[logo: Kansas Heritage
Group]The Rise of Monasticism

Dictionary and Thesaurus

There were two ancient Near-Eastern customs that contributed to the development of Christian monasticism.

One must remember that the distinction between the tilled and irrigated fields surrounding the villages of Egypt and Syria was very clear. Beyond the fields was "the desert," rocky and waterless land, with a sparse vegetation of brambles, nettles, and thornbushes, and incapable of supporting human habitation. It was the site of caves and small springs of brackish or salty water, abounding in poisonous snakes, lizards of all sorts, and watched over by vultures. From time immemorial, however, men and women had left their villages to live nearby in these badlands and to seek -- with the aid of solitude, exposure to the weather, and in hunger and thirst -- a deeper knowledge of the universe and the role of human beings in it, and perhaps to experience a mystic ecstacy in which they felt themselves united with the universe and its god.

Such people, hermits [a word that comes from eremus, or "desert," and meaning "desert dwellers"], were regarded by the local villagers as holy men. They would take offerings of food to the hermits near their village, and the hermits would give them wise advise. Some hermits subjected themselves to rather extreme forms of self punishment to drive out cravings for worldly things, and the villagers, admiring such conduct, would sometimes travel long distances to see and offer sustenance.

Associated with this custom was the popular custom of going out into the desert to seek enlightenment, particularly when confronted with some important decision or when dissatisfied with life in general. Moses, Elijah, Jesus, and Muhammad, as well as the entire Israelite people, among many others, retreated into the desert and found the reason for their lives there.

Many early Christians went into the desert to escape the persecutions of Diocletian's reign, and some were hunted down and martyred there, thus enhancing the idea in the minds of the early Christians that the desert was in some special way the place to seek communion with God. With Constantine and the rise of the Christian Church to the status of official and sole religion of the Roman Empire, there were some who felt that the flood of new converts and the new ease of being Christian were somehow diluting the purity and zeal of the early faith. Then, too, disputes soon arose among Christian leaders each attempting to establish his own understanding of the faith as the One True Doctrine. Many devout believers were unwilling to accept a world in which faith was contaminated with bitter disputes for the power to dictate the nature of the faith and the proper form of its practice. Some of those believers abandoned this world and retreated into the desert to seek the foundations of faith in a more elemental manner.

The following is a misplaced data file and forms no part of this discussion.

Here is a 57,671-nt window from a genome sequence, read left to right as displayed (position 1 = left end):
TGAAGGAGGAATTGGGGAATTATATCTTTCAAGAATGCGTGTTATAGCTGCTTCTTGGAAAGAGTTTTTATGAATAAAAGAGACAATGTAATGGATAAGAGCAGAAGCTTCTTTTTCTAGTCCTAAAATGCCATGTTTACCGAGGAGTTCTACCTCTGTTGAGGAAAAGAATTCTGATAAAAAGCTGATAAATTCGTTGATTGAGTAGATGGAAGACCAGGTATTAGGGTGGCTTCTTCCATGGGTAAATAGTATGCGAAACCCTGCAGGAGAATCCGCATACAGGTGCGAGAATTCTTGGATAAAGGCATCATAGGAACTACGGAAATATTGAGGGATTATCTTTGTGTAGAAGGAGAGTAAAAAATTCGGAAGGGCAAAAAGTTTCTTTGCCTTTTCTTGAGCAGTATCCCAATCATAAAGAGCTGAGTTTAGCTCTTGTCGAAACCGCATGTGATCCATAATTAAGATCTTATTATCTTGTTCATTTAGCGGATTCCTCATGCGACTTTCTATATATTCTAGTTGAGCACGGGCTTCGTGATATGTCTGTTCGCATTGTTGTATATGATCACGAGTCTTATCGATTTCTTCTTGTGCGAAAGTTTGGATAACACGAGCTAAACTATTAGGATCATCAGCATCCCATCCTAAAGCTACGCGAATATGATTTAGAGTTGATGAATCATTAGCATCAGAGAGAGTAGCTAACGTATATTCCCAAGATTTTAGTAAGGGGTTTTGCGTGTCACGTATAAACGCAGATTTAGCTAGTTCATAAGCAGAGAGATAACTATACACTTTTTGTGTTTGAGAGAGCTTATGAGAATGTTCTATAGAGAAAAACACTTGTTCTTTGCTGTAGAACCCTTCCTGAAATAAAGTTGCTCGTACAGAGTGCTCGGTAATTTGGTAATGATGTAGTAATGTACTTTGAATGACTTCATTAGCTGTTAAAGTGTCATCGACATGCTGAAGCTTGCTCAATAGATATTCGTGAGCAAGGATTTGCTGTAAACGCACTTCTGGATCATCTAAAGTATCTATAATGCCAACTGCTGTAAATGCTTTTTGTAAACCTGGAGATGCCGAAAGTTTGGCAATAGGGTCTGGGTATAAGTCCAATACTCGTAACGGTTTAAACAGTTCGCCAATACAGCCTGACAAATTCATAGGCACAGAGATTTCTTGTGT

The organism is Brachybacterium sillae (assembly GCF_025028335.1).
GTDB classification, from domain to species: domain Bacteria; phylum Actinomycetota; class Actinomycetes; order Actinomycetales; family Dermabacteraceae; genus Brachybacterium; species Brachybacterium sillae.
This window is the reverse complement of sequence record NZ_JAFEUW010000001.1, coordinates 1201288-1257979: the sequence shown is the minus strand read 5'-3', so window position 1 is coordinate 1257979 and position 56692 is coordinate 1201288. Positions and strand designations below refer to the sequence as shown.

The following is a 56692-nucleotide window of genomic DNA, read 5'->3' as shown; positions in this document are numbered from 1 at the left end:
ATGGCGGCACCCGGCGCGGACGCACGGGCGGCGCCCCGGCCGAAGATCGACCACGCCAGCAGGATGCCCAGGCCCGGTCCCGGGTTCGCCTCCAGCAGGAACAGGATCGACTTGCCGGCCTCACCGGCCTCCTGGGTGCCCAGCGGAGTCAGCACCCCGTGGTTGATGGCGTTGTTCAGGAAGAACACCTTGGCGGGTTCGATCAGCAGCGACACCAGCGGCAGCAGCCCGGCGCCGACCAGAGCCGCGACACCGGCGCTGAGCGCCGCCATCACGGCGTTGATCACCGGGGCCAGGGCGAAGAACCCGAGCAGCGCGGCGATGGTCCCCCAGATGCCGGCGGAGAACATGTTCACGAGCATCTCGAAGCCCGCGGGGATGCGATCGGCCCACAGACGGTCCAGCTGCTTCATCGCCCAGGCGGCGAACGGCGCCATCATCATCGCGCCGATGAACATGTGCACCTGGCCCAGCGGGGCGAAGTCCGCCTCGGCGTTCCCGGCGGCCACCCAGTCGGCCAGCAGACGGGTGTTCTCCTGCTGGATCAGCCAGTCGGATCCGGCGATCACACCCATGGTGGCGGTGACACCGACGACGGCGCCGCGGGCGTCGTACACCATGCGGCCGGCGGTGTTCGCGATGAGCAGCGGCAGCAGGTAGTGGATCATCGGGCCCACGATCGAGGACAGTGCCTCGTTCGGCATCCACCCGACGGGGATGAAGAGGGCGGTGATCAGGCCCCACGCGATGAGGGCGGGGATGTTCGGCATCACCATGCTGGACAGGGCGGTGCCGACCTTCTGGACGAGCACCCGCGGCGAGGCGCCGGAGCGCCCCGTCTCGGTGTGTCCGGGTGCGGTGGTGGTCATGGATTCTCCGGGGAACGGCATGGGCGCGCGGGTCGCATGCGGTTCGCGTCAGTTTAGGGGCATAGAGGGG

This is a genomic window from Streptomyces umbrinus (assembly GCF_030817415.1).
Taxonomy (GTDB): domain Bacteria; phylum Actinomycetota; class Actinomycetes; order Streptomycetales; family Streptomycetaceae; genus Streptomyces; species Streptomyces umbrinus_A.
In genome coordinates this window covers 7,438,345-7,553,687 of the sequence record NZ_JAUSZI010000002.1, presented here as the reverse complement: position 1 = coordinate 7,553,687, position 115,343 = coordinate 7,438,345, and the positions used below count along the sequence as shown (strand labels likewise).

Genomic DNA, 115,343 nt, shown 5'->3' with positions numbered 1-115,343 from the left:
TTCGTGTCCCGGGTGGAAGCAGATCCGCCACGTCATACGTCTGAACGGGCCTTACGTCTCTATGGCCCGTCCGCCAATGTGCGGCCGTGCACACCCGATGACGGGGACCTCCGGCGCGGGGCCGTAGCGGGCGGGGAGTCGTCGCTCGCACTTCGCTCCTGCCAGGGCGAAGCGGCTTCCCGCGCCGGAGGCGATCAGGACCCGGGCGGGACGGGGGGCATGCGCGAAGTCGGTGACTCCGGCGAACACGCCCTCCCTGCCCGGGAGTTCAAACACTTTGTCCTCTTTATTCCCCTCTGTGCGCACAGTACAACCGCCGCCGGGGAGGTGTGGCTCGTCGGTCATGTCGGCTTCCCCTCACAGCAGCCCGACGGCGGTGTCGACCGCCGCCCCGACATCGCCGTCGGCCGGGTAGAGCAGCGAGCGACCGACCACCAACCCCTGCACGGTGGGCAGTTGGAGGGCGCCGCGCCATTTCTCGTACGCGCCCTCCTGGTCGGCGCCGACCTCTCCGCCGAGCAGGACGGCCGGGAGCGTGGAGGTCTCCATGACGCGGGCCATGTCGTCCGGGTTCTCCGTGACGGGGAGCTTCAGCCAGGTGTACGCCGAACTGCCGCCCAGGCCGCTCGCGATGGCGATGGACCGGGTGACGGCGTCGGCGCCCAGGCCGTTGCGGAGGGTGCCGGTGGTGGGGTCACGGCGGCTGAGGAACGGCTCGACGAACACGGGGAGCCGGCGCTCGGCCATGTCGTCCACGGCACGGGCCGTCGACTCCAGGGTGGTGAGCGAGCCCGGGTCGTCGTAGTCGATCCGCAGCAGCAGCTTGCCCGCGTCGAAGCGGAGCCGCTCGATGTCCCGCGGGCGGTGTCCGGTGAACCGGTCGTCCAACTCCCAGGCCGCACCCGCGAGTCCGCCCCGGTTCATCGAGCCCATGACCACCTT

One of these was a young man named Anthony (251-356), a resident of Alexandria in Egypt. He went into the desert at the age of fifteen and remained there, living a life of extreme austerity for the next ninety years. As time passed, Anthony became widely known as a model of the eremitical (hermit) life. Numbers of young men came to the desert to join him in order to learn from him and to attempt to follow his way of life themselves. Through a famous biography written by Athanasius, bishop of Alexandria, Anthony became still more widely known and the influence of his example spread far beyond Egypt. Collections of hermits were soon establishing themselves in various almost-uninhabitable places throughout the Eastern Roman Empire.

Why did Anthony become so highly regarded and why was his example so influential? Why were young men and women, but especially young men, so eager to give up all of the pleasures of the world and to abandon their families, friends, and -- something that was extremely important to the people of the time -- to give up their hopes that their name and family would live on through their children? If we are to rely entirely the account in Athanasius' Life of St. Anthony, it was not only because people believed that the world was filled with demons that sought to lead men and women off the path that led to eternal life and that Anthony's way of life prepared people to fight off these evil forces. Apart from this, Athanasius portrayed Anthony as if he were a professional wrestler in training. In doing so, he tapped both the religious fervor and the sports fever that were characteristic of the common men and women of the Eastern Empire. The monks were known as "athletes of Christ," and so were doubly worthy of emulation.